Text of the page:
No, it’s not taxidermy!

Photo by Derek Tan

Having YouTube Channels about animals go viral is nothing new. But to have a YouTube series, in essence a teaching syllabus, on how to get rid of all the yukky-mushy inner organ-muscular-skeletal bits inside of birds get over 50,000 views is… peculiar. Yet earlier this week our step-by-step video guide to avian specimen preparation did precisely that!

Why the popularity? The current resurgence of taxidermy might be a factor. Professors assigning these YouTubes as homework is definitely part of the equation.

However, being curators, we don’t call what we do taxidermy. We call it specimen prep. For the most part, we avoid positioning stuffed birds in a lifelike pose. They are far too difficult to store. Our aim is space economy. We make compact avian study skins and skeletons that can be stored in museum cabinet drawers in a manner reminiscent of sardines in flat cans.

Birds are packed full of information about their environment, and we strive to collect and store this treasure trove for future generations of students, researchers and citizen scientists. In essence, we give birds that have crashed into windows, vehicles or been predated by cats a whole new life – a museum life that can span 300-500 years.

Preparing these specimens is all about data, and preparing them correctly is about collecting as much of that data as possible. Where the bird died and why. Detailed measurements of the its size and dimensions, recorded in databases that are shared around the world via multi-museum search engines. Harvesting teeny-tiny amounts of liver, heart and breast muscle tissue for storage in 1.8 ml vials at -80 ºC for future genetic analysis. Collecting loose feathers to be labelled and properly stored for isotope analysis.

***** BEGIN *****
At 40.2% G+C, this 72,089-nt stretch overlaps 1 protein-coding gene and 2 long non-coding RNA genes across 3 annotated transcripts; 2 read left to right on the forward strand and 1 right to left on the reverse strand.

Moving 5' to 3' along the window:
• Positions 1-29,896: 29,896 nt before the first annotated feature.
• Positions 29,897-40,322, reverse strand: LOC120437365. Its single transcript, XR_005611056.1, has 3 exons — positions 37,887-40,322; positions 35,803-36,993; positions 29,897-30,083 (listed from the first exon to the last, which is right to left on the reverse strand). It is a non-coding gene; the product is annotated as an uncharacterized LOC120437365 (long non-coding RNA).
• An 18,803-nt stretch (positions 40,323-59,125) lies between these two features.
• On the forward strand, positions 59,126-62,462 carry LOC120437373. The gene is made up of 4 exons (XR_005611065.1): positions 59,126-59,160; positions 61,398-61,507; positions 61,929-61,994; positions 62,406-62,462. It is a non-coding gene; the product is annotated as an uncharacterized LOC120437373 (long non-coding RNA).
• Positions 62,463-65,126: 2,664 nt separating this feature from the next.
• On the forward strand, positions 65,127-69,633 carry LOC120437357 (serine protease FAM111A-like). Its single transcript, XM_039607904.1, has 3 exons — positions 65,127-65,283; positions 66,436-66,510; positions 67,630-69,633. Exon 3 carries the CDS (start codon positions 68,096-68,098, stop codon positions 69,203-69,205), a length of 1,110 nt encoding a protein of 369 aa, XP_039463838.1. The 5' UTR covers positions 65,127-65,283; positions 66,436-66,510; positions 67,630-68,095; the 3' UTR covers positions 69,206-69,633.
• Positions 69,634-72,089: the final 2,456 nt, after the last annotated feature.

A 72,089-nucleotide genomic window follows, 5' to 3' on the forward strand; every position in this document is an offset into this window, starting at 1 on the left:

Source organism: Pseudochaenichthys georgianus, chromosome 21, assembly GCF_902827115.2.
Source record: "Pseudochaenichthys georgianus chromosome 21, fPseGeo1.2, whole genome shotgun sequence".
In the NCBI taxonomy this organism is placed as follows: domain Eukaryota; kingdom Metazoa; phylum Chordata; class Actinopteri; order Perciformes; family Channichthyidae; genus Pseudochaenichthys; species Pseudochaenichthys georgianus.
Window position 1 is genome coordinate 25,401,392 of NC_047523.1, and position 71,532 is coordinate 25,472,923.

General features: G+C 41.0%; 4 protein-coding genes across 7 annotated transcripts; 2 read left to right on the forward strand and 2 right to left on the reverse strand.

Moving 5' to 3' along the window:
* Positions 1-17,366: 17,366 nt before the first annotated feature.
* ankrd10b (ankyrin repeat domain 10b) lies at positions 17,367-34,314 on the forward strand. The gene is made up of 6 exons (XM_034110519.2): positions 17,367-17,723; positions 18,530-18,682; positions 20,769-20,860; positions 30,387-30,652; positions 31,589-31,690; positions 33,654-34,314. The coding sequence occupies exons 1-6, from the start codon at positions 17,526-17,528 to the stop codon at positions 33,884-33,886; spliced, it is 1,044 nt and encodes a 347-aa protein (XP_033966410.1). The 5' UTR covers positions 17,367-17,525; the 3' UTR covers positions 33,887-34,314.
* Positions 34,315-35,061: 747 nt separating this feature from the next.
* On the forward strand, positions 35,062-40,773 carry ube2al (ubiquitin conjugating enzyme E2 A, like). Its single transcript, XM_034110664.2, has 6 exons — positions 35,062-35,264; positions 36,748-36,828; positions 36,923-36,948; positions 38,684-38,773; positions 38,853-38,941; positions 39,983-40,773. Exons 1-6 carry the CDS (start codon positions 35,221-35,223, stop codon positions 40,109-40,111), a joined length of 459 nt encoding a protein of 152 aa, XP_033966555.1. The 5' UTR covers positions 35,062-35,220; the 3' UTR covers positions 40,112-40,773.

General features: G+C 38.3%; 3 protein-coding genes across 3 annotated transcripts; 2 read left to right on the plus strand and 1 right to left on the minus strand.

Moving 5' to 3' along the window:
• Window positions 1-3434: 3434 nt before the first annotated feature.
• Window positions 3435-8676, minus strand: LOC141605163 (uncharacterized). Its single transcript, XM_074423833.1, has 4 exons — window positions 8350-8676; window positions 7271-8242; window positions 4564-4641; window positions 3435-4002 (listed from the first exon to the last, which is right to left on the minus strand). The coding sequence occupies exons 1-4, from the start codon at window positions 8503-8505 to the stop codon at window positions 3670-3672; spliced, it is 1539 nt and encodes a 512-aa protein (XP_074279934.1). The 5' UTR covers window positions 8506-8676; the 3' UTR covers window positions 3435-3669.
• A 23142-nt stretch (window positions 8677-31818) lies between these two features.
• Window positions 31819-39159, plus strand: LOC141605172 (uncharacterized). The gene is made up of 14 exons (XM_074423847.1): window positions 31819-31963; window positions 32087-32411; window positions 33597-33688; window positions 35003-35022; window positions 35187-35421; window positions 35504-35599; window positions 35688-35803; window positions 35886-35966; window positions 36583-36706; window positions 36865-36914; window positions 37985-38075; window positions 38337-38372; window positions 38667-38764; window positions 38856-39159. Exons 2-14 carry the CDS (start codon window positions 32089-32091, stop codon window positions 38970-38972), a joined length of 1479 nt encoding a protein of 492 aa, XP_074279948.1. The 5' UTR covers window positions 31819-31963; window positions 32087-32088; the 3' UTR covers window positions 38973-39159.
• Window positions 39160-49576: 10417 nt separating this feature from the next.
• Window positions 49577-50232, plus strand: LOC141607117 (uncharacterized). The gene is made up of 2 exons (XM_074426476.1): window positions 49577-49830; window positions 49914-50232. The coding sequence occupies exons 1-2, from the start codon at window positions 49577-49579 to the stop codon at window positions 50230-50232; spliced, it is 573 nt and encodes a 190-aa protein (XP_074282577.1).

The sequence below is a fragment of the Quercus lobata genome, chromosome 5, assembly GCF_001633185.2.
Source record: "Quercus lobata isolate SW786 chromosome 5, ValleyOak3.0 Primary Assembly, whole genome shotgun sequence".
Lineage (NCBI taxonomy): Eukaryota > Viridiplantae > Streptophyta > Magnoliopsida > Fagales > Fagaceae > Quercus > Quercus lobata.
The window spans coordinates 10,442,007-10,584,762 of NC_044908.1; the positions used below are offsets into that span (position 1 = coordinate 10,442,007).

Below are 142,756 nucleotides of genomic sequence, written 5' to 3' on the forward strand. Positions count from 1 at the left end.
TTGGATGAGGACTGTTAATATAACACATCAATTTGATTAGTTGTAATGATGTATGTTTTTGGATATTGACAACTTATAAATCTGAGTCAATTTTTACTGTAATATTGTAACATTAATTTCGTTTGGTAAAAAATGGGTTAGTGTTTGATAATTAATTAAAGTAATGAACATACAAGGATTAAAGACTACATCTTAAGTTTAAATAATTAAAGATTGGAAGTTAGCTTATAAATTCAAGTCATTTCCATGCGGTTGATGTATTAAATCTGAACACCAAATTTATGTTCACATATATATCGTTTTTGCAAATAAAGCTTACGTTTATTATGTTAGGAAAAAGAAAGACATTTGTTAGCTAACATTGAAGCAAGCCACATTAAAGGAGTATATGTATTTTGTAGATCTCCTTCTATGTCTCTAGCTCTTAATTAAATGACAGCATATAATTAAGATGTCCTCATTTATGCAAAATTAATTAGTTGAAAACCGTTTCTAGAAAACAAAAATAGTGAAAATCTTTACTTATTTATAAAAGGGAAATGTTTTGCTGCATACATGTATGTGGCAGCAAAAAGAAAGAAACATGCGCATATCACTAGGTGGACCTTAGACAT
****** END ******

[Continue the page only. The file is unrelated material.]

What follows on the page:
A Red-Breasted Sapsucker has its measurements taken. Photo by Derek Tan.

The popularity of our guide to this process points to a resurgence of interest in what is a very Victorian art form; a profession practiced by the likes of Charles Darwin [though he preserved flat skins], John Gould, James Audubon, and a host of other bird enthusiasts. Bird preparation is part of many university ornithology courses, meaning that generations to come will be contributing to and using the awesome avian collections housed globally in natural history museums. The very oldest avian round skins-style preparation were actually discovered in Egyptian tombs.

If this has tempted you to learn this ancient skill, contact your local natural history museum. You can also find our rogue avian specimen preparation playlist on YouTube, and a detailed guide to ‘Working with Birds’ right here on the museum website, in an easy to access photo essay format.

Our series of eleven videos has a ponderous title — Using and Contributing to Avian Collections — totally in keeping with what you would expect a 5-hour workshop originally held in conjunction with a large academic conference to be called. But its reach has now extended far beyond those who were in the room during the conference, and the team work of the gang of 9 creators has been well rewarded. Achieving this 50K milestone convinced us that we should create an official citation for this series, now unveiled here:

Szabo, I, K. Bostwick, C. M. Milensky, H. C. Proctor, M. B. Robbins, E. Scholes III, P. W. Trail, J. Wieczorek and D. K. Tan. 2012. NAOC-V workshop: Using and Contributing to Avian Collections. UBC Beaty Biodiversity Museum YouTube Channel, uploaded 30 January, 2013.

Ildiko and colleagues preparing specimens at the International Birding & Research Centre, Eilat, Israel